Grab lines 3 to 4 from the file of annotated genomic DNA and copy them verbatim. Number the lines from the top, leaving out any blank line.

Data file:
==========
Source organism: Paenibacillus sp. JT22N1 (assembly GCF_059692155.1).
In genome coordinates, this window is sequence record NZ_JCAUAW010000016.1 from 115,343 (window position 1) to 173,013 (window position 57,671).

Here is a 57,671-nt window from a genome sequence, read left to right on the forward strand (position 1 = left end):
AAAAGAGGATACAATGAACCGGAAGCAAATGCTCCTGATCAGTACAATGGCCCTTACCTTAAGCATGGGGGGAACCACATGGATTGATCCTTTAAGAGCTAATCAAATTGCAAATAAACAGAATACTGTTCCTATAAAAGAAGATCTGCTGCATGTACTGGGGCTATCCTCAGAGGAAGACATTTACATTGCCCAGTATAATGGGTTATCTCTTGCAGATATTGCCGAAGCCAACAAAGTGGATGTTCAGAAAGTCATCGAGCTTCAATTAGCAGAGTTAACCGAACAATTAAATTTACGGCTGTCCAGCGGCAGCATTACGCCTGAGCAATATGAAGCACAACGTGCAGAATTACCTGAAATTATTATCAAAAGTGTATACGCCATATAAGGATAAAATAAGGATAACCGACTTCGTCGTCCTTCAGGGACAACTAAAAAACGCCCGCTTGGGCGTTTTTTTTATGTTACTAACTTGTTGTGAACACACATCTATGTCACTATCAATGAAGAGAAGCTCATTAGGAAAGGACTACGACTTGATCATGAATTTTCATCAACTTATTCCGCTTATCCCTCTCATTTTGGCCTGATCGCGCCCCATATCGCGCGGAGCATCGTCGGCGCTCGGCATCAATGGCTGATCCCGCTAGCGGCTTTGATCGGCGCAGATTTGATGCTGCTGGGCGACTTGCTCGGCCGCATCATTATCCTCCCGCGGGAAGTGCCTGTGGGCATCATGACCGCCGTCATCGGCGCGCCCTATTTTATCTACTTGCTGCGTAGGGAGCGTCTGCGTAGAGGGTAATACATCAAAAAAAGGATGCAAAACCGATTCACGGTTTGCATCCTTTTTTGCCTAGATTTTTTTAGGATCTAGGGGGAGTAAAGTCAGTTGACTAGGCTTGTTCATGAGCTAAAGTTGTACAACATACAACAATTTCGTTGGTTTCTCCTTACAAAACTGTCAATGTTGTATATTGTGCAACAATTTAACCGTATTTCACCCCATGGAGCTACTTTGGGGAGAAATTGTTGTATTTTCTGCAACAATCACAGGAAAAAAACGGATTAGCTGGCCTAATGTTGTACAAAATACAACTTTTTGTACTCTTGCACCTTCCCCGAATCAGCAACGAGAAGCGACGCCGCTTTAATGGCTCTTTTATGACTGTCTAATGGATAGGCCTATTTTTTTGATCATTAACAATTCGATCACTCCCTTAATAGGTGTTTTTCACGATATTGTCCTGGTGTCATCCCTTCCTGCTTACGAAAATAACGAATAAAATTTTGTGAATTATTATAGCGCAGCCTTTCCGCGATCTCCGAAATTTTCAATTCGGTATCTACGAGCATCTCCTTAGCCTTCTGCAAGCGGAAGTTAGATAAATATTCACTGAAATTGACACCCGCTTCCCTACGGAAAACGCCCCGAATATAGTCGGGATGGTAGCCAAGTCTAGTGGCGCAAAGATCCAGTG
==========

Here is a 57,671-nt window from a genome sequence, read left to right on the forward strand (position 1 = left end):
AAAAGAGGATACAATGAACCGGAAGCAAATGCTCCTGATCAGTACAATGGCCCTTACCTTAAGCATGGGGGGAACCACATGGATTGATCCTTTAAGAGCTAATCAAATTGCAAATAAACAGAATACTGTTCCTATAAAAGAAGATCTGCTGCATGTACTGGGGCTATCCTCAGAGGAAGACATTTACATTGCCCAGTATAATGGGTTATCTCTTGCAGATATTGCCGAAGCCAACAAAGTGGATGTTCAGAAAGTCATCGAGCTTCAATTAGCAGAGTTAACCGAACAATTAAATTTACGGCTGTCCAGCGGCAGCATTACGCCTGAGCAATATGAAGCACAACGTGCAGAATTACCTGAAATTATTATCAAAAGTGTATACGCCATATAAGGATAAAATAAGGATAACCGACTTCGTCGTCCTTCAGGGACAACTAAAAAACGCCCGCTTGGGCGTTTTTTTTATGTTACTAACTTGTTGTGAACACACATCTATGTCACTATCAATGAAGAGAAGCTCATTAGGAAAGGACTACGACTTGATCATGAATTTTCATCAACTTATTCCGCTTATCCCTCTCATTTTGGCCTGATCGCGCCCCATATCGCGCGGAGCATCGTCGGCGCTCGGCATCAATGGCTGATCCCGCTAGCGGCTTTGATCGGCGCAGATTTGATGCTGCTGGGCGACTTGCTCGGCCGCATCATTATCCTCCCGCGGGAAGTGCCTGTGGGCATCATGACCGCCGTCATCGGCGCGCCCTATTTTATCTACTTGCTGCGTAGGGAGCGTCTGCGTAGAGGGTAATACATCAAAAAAAGGATGCAAAACCGATTCACGGTTTGCATCCTTTTTTGCCTAGATTTTTTTAGGATCTAGGGGGAGTAAAGTCAGTTGACTAGGCTTGTTCATGAGCTAAAGTTGTACAACATACAACAATTTCGTTGGTTTCTCCTTACAAAACTGTCAATGTTGTATATTGTGCAACAATTTAACCGTATTTCACCCCATGGAGCTACTTTGGGGAGAAATTGTTGTATTTTCTGCAACAATCACAGGAAAAAAACGGATTAGCTGGCCTAATGTTGTACAAAATACAACTTTTTGTACTCTTGCACCTTCCCCGAATCAGCAACGAGAAGCGACGCCGCTTTAATGGCTCTTTTATGACTGTCTAATGGATAGGCCTATTTTTTTGATCATTAACAATTCGATCACTCCCTTAATAGGTGTTTTTCACGATATTGTCCTGGTGTCATCCCTTCCTGCTTACGAAAATAACGAATAAAATTTTGTGAATTATTATAGCGCAGCCTTTCCGCGATCTCCGAAATTTTCAATTCGGTATCTACGAGCATCTCCTTAGCCTTCTGCAAGCGGAAGTTAGATAAATATTCACTGAAATTGACACCCGCTTCCCTACGGAAAACGCCCCGAATATAGTCGGGATGGTAGCCAAGTCTAGTGGCGCAAAGATCCAGTG